How land is used and how development is managed and serviced in urban areas are of huge significance in the pursuit of environmental sustainability. It is still a common perception that environmental protection or restoration comes at the expense of economic health. But based on a growing wealth of experience, decisions that reduce human impact on the environment very often make sense from economic and social perspectives as well.
Waste management, provision of tap water, and treatment of wastewater (sewage) are three core “environmental services” provided by the City. How the City organizes and delivers these services and how residents use them, can significantly influence their environmental impact.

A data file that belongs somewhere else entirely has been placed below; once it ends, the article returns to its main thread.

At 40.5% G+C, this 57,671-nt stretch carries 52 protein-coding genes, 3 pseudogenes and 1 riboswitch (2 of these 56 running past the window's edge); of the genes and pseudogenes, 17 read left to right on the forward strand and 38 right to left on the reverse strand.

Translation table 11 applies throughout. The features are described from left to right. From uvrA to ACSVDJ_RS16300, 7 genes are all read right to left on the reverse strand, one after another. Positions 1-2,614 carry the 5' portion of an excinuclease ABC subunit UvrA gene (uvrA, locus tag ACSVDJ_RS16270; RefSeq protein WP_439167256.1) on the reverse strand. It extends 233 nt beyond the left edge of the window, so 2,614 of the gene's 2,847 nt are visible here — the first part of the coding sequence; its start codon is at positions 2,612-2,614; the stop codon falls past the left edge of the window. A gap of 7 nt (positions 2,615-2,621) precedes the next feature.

Current transportation systems consume huge amounts of land and resources, fragment habitats, and release pollutants. The transportation sector is Canada’s second largest source of greenhouse gas (GHG) emissions, after oil and gas. In cities, the environmental impacts of transportation are largely defined by how residents commute to work, and how they access services and amenities. These are, in turn, influenced by land use planning and transportation infrastructure.
Energy use is the key driver of climate change. Containing the scope and pace of climate change requires major shifts at all levels in how we power our economies, our cities, our transportation systems and our homes. As change is already underway, adaptations to minimize risks to safety, health and infrastructure are also critical.